I think the field of architectural conservation needs to continue to focus on technology and how it can both maximize the efficiency of what we are already doing and further expand our horizons. Some of my peers are doing some really interesting things to move the needle on this, such as Halley Ramos and Andre Jauregui of SOE Studio who have been thinking a lot about new streamlined workflows and strategies for preservation that incorporate 3D scanning and app development. Some of the digital tools they have been developing and testing would allow teams to do things like collaborate on job sites remotely, restore and reconstruct objects that only partially exist, visualize scenes from viewpoints impossible in-situ due to size or accessibility issues, and interact with objects without risk of damage.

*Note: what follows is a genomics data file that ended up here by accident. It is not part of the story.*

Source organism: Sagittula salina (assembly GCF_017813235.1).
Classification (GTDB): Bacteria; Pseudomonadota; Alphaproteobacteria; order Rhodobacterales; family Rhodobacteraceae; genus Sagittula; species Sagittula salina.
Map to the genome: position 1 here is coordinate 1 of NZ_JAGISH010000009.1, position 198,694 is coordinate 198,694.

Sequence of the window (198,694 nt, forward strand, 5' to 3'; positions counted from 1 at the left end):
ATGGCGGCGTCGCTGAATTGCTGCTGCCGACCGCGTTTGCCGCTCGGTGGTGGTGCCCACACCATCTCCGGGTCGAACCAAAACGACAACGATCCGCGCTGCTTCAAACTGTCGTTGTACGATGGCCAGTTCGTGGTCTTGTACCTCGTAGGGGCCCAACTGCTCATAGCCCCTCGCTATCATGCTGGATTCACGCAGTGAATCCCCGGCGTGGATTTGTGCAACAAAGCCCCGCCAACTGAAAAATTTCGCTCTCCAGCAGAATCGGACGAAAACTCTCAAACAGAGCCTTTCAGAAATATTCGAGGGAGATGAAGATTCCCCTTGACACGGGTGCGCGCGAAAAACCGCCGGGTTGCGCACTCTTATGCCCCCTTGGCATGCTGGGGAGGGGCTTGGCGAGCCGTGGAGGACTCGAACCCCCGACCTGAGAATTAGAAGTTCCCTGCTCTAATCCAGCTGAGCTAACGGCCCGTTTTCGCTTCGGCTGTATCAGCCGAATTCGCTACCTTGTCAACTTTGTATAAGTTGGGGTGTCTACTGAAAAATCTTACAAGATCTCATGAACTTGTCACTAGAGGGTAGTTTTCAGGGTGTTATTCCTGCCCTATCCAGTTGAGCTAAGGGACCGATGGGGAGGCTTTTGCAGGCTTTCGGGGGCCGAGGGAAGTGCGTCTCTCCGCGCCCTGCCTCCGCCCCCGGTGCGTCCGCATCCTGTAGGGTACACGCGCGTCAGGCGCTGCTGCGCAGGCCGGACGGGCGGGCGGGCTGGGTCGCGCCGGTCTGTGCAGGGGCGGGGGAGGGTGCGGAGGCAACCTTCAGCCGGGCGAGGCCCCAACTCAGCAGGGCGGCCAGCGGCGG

Do you have any advice for prospective emerging conservators who would like to pursue this specialization?

Surround yourself with great mentors, don’t be afraid to get dirty, and invest in a warm winter coat!